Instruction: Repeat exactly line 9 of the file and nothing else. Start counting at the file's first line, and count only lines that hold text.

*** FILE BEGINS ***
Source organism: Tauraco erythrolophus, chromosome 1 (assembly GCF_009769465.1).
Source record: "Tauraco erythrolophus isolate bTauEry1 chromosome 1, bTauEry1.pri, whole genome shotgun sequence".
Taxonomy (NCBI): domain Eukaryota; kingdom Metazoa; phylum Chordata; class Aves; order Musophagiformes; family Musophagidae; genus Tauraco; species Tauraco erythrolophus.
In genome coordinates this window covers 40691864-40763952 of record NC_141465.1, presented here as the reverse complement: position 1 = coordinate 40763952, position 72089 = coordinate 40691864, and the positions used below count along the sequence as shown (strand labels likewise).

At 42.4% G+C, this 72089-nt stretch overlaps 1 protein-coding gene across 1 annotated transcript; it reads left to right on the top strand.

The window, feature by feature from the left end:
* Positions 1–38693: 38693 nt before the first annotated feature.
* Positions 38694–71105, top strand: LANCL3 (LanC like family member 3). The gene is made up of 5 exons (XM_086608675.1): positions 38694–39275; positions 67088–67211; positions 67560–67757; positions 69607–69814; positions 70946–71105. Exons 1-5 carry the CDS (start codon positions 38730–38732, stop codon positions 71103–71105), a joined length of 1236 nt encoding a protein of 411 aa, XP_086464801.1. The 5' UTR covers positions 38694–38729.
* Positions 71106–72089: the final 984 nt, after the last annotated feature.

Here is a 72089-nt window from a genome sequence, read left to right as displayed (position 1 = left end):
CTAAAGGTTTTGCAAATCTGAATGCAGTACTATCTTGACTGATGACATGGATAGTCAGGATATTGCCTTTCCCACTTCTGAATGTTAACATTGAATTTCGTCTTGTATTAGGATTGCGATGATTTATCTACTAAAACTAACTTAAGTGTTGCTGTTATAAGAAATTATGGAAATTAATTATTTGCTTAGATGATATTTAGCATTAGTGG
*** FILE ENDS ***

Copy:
* Positions 71106–72089: the final 984 nt, after the last annotated feature.